Edmonton Oilers in full support of NHL Pride Night
The NHL is celebrating Pride Nights this weekend, an event intended to celebrate inclusion, but the decision of a few players not to participate in the initiative has put the event in an unwanted spotlight.
“It’s definitely disappointing, but perhaps not surprising if you just look at the state of the world we’re in right now,” said Kristopher Wells, an associate professor at MacEwan University.
Florida Panthers brothers Marc and Eric Staal are the most recent players to refuse to wear the pride-themes warmup jersey, citing religious beliefs.
NHL Pride Night: Focus should be on overall progress, not individual players, LGBTQ+ advocates say
“It’s a bit hypocritical to bring forward a religious perspective, to say, ‘I’m going to follow these beliefs under my religion and not these others ones,’” said Wells.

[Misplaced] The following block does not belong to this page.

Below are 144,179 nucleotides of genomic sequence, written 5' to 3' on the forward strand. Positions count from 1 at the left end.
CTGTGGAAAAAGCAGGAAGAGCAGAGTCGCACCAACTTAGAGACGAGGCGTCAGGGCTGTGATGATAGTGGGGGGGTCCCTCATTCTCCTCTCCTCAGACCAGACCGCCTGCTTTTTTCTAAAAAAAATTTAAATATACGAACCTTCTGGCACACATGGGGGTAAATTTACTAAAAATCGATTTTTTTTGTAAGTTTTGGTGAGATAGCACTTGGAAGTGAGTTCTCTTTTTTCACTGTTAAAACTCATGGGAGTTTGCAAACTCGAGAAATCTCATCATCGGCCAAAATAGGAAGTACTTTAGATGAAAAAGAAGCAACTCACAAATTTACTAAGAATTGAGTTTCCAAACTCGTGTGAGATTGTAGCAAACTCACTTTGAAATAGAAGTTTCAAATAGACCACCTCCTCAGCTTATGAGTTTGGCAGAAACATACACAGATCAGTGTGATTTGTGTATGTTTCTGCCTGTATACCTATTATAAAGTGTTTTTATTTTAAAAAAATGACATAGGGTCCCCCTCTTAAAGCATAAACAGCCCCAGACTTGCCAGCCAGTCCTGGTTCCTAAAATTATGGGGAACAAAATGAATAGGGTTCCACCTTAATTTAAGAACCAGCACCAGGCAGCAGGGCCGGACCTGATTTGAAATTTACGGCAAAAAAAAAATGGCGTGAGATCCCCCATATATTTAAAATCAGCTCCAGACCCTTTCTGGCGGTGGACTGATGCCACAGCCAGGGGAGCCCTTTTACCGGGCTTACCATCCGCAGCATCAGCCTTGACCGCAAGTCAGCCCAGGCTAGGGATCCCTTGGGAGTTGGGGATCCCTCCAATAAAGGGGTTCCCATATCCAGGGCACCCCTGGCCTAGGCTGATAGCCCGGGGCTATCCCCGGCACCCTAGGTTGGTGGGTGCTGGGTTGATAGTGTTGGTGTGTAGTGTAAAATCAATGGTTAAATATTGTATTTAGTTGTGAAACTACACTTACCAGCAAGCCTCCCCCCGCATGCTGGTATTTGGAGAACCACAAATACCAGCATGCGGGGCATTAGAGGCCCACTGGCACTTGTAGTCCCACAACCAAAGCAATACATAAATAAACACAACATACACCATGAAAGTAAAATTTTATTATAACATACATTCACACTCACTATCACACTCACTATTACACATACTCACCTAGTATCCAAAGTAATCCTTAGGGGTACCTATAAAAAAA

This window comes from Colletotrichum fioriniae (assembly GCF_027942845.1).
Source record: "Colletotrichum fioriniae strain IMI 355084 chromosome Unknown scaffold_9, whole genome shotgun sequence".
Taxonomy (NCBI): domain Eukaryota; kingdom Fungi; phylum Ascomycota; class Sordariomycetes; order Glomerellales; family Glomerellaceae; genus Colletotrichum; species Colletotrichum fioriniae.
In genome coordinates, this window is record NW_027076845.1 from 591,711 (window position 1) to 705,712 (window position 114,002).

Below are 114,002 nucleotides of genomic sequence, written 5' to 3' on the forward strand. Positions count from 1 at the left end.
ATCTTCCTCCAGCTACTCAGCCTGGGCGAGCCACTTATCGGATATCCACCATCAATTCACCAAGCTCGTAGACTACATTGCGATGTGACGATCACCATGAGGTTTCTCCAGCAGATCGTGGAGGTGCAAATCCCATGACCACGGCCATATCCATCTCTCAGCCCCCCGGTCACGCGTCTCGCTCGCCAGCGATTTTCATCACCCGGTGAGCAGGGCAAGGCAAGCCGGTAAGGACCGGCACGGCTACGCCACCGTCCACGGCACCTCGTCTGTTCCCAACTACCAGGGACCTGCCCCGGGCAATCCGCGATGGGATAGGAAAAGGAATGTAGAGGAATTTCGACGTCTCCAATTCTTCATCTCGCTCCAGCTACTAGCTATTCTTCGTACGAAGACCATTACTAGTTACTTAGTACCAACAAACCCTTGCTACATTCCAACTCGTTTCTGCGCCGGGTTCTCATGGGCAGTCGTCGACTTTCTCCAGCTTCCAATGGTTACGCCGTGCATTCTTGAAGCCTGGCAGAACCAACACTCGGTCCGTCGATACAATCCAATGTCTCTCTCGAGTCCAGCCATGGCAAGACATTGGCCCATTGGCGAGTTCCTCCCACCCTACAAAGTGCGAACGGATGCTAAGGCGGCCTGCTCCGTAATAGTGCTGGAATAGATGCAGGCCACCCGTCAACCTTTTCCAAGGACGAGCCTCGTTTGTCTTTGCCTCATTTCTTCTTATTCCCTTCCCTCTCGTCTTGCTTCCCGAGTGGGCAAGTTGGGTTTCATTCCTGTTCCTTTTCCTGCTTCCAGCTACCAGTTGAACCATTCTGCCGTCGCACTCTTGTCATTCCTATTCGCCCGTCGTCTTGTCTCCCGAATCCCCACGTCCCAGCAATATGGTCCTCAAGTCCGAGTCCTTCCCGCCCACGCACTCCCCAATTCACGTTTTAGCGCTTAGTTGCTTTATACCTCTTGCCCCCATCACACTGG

Three NHL teams have decided not to have their players wear the Pride warmup jersey, including the Chicago Blackhawks. The organization says the decision is out of concern for their Russian players, since Russia has passed an anti-gay law.
NHL Pride night controversy
“If there is a credible threat to players’ safety, then I think you need to take action, but what you could do is simply sit those Russian players out and explain to people why you’re doing it,” said Wells.
The Edmonton Oilers say they have no such issues.
“We know all the players will be participating using the Pride tape, again, the Edmonton-made tape in warmup and we’re just excited that everybody’s on board with said,” said Tim Shipton, executive vice-president of OEG Communications and Gaming.
“I know here in Edmonton we strongly believe hockey is for everyone,” said Oilers captain Connor McDavid.
Zach Hyman says supporting the LGBTQ2 community is important to him.
“They’re a minority and they faced a lot of persecution over the years and to show that we care and that we’re willing and ready to include them in our game, in our sport,” he said.
It’s views like Hyman’s that Wells believes should be the focus of the event.
“What I think is the real story about Pride Nights is not the one or two players who are objecting and refusing to wear the jerseys, it’s the overwhelming number of players who are in support,” he said.
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